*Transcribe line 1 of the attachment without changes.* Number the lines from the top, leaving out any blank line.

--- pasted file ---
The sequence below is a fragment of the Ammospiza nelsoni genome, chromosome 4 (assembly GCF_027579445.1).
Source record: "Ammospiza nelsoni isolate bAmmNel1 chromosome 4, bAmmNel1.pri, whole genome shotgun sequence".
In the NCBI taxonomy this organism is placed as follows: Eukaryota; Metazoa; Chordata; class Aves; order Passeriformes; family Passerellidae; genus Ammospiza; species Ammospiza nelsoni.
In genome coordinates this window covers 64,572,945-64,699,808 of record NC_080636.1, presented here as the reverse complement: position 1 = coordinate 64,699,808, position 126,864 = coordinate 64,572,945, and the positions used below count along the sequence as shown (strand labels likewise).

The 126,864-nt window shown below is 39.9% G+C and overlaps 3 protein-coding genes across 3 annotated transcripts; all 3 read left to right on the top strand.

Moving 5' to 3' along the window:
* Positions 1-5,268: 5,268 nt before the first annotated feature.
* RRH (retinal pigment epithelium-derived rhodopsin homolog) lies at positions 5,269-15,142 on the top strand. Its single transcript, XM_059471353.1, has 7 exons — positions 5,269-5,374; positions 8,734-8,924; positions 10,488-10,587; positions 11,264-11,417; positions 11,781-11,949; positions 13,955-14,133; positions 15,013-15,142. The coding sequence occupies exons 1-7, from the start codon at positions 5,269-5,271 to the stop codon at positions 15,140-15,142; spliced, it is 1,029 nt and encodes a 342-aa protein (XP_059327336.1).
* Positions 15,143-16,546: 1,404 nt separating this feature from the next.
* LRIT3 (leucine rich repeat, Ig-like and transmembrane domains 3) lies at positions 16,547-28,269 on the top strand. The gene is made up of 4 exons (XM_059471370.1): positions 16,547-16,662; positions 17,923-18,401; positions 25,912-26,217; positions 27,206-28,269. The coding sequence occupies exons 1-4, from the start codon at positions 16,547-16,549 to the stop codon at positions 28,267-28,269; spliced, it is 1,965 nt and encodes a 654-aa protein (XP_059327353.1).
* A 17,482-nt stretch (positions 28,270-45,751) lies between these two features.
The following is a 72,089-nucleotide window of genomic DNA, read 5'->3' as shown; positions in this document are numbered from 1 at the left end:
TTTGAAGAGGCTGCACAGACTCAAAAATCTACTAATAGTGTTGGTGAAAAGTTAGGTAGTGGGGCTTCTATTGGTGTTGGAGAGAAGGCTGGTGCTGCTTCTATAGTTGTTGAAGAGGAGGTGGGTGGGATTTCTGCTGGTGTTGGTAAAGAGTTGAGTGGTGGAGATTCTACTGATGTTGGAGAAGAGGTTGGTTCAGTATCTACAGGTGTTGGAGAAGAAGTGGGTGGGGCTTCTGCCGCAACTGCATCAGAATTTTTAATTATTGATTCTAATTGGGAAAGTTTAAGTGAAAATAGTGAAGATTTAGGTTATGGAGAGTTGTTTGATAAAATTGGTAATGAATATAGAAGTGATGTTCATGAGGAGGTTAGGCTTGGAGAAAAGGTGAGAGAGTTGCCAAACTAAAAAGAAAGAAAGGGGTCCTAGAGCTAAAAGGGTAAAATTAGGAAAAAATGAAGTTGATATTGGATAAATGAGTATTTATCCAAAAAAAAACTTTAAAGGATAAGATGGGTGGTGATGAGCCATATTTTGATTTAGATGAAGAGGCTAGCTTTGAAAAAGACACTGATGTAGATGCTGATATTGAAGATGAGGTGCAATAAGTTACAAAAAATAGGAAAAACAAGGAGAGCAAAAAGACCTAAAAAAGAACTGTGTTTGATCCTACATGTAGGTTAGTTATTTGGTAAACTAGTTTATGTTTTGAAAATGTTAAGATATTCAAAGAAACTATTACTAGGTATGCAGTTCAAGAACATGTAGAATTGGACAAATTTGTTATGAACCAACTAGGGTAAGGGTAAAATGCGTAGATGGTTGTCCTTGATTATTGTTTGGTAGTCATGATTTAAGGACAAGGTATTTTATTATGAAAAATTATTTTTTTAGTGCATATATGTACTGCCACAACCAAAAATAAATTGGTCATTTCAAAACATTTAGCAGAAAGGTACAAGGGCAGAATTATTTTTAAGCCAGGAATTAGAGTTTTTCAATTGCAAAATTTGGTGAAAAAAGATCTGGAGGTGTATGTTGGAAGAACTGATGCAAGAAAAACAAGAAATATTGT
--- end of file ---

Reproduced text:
The sequence below is a fragment of the Ammospiza nelsoni genome, chromosome 4 (assembly GCF_027579445.1).